The ex-boyfriend and business partner of a woman who died in the Aliso Viejo explosion this week has been arrested after a destructive device was found in his Long Beach home, but he has not been charged in connection with the explosion, the FBI said Thursday.
Stephen Beal, 59, was charged with being in possession of an unregistered destructive device, according to a criminal complaint filed Thursday. He appeared in U.S. District Court in Santa Ana on Thursday, but his detention hearing was continued until Monday.
Police on Wednesday searched Beal’s Long Beach home on warrants involved in Ildiko Krajnyak's death. They told neighbors to keep a distance during their search in case of explosion.
Authorities found two improvised explosive devices, two handguns, a shotgun, chemical precursors and component parts of IEDs, according to the court filing.
Beal told the FBI he was a model rocket hobbyist but has not touched the rocket-making equipment and chemicals found in his home since 2004, according to the complaint. Beal also said he made fireworks, including mortars, but stopped after Sept. 11, 2001, because he "did not want to make the wrong impression," the complaint said.
Beal also told the FBI he saw reports about the explosion and said that he did not possess the material to create an explosion that large.
During his court hearing Thursday, Beal appeared to be acting very casual and unconcerned. He was only handcuffed when he was first brought in.
He did not enter a plea but discussed a financial disclosure he submitted and was appointed an attorney.
He would remain in custody until his hearing Monday, officials said.
The complaint charged Beal with one count of possession of unregistered destructive device. In a statement, the U.S. Attorney's Office repeated the FBI's comment that Beal has not been charged in connection with the explosion.
Krajnyak, 48, died on Tuesday when an explosion went off at her day spa in the first floor of a two-story medical office building at 11 Mareblu.
Officers who responded to the scene found human remains outside a broken window and at an adjacent parking lot, according to the complaint. Authorities later determined that the remains belonged to Krajnyak, the complaint said.
Two female customers, a mother and daughter, were also injured. The two were about to pay when one of them noticed three or four brown cardboard boxes on the floor next to the front counter, according to the complaint.
Krajnyak picked up and opened one of the boxes, which exploded, the customer told investigators.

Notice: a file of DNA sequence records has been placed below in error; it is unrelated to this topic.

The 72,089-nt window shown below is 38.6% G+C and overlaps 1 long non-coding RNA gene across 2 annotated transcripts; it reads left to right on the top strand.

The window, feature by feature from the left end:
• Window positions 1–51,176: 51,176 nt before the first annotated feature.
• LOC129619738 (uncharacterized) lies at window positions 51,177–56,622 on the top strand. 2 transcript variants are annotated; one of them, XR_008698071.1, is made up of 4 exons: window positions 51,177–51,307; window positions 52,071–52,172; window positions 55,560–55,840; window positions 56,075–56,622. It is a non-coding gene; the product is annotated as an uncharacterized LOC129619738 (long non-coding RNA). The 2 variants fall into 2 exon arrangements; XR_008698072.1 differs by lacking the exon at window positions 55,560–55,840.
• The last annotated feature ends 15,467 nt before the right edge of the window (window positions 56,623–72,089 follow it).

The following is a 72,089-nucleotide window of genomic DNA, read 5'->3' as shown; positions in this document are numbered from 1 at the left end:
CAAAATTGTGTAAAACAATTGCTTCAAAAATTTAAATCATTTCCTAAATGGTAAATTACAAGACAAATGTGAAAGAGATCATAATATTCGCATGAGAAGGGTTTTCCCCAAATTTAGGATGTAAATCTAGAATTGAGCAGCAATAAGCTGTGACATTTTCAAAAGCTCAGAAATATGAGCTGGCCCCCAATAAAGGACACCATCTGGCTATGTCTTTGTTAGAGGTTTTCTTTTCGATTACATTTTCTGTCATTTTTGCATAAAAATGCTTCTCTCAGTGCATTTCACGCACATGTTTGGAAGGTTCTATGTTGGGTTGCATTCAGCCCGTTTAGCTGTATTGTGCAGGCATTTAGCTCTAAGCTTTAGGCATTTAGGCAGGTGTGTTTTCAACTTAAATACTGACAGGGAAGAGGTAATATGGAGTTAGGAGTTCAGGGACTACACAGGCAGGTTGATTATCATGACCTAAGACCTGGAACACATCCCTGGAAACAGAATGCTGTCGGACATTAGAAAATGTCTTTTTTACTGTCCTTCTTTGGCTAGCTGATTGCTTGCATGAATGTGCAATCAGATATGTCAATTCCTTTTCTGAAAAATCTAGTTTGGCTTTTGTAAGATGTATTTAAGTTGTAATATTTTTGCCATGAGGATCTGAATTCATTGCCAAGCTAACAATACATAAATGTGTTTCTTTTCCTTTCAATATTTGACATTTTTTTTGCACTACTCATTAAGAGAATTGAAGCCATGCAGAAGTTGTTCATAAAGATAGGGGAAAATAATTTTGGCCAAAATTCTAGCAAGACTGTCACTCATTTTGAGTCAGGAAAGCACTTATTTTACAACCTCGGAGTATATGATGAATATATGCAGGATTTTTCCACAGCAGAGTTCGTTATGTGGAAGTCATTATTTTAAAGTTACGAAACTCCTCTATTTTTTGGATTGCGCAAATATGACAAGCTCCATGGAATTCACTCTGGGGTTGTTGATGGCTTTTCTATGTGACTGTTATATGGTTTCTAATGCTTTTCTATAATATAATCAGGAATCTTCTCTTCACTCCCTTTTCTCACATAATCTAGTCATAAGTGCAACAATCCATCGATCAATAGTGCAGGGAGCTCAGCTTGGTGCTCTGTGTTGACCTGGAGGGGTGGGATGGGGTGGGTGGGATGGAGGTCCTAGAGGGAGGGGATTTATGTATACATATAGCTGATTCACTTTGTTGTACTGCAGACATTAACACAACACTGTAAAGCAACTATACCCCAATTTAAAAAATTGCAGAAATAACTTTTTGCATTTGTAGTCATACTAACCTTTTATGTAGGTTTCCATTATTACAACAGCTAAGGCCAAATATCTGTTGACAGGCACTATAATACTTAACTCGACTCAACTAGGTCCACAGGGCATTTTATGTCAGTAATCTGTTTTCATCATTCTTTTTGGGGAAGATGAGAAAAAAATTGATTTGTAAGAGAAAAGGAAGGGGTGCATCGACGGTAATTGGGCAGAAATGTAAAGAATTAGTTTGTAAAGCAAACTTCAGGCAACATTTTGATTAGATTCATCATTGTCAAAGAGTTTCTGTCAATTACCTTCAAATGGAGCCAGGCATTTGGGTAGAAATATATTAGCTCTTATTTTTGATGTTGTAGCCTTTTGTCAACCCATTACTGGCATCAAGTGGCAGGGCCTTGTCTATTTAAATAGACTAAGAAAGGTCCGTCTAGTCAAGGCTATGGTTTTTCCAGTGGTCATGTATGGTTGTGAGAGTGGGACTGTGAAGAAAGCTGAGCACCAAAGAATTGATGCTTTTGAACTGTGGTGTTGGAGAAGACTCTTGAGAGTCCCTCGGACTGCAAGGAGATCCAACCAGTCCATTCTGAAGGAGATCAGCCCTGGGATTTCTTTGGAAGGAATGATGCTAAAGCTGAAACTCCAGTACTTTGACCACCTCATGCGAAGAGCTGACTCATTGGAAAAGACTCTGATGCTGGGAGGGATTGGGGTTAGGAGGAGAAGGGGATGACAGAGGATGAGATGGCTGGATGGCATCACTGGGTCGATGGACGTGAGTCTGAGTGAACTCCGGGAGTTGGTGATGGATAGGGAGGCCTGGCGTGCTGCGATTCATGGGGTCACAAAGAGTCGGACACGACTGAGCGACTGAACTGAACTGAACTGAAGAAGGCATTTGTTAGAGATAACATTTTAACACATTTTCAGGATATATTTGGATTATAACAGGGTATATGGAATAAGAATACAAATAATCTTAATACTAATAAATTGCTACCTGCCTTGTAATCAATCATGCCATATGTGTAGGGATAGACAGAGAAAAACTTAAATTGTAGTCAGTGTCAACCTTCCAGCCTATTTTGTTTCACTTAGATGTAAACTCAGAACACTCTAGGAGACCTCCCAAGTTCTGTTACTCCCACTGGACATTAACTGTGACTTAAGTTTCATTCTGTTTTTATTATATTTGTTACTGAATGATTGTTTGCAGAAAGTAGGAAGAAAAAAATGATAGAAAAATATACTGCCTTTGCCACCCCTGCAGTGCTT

A nine-volt battery, cellphone, loose wires and melted material that appeared to be duct tape were found at the spot where the device is believed to have been set off.
Beal was a co-owner of the day spa, a business partnership that was forged shortly after he and Krajnyak met online and began dating in June 2016. The spa was originally located in a different location before more recently moving to 11 Mareblu, court documents state.
The two were in a relationship until this February or March, when arguments that arose over exclusivity and finances caused them to break up.
But Beal continued to pay the spa’s $1,500 monthly rent and half of its operating costs, sometimes loaning Krajnyak money to cover part of her half, investigators said.
Beal has since entered a relationship with a new woman, who is the one who urged him to contact authorities when she saw news Tuesday of the fatal incident that occurred at the Mareblu building.
Authorities on Wednesday said the explosion appeared to be intentional and is being investigated as a crime. The motive behind the explosion remains unknown.
Investigators are not officially naming Beal as a suspect in the explosion, Orange County Sheriff's Department spokeswoman Carrie Braun said. Evidence was sent to the FBI's laboratory in Quantico, Virginia to be tested. Material from the crime scene and from Beal's home will be tested to see if they match, Braun said.
Krajnyak was married, but apparently estranged from her husband. Krajnyak is survived by one son, a student at the University of Washington, according to a GoFundMe page. She was described as a hardworking mother and beloved friend.
Beal listed Krajnyak as the chief executive officer of a skin care and retail company he established last year, paperwork filed with the California secretary of state last month showed, according to the Los Angeles Times. Beal is listed as the corporation's secretary and chief financial officer.
Neighbors told KTLA that Beal enjoyed building model rockets outside his home.
"He used to make rockets that are about as big as I am. He'd do it right here in the driveway by his garage, so he'd go out to the desert and fire them off," neighbor Mushroom Montoya said. "Police are gonna check everything out, and unfortunately he has a hobby that would have something that's explosive."
Beal was also married, but his wife, Christine, died about 10 years ago.
In a lawsuit he filed against insurance companies, Beal said Christine fell down a flight of stairs while carrying a table, and the table then landed on her abdomen. She visited multiple doctors after the incident and was eventually admitted to the hospital, where she died three weeks after the initial fall, the lawsuit states.
The insurance companies claimed preexisting conditions including pancreatitis were actually what led to her death, but the judge ruled in Beal's favor and awarded him more than $500,000.
KTLA's Erika Martin contributed to this report.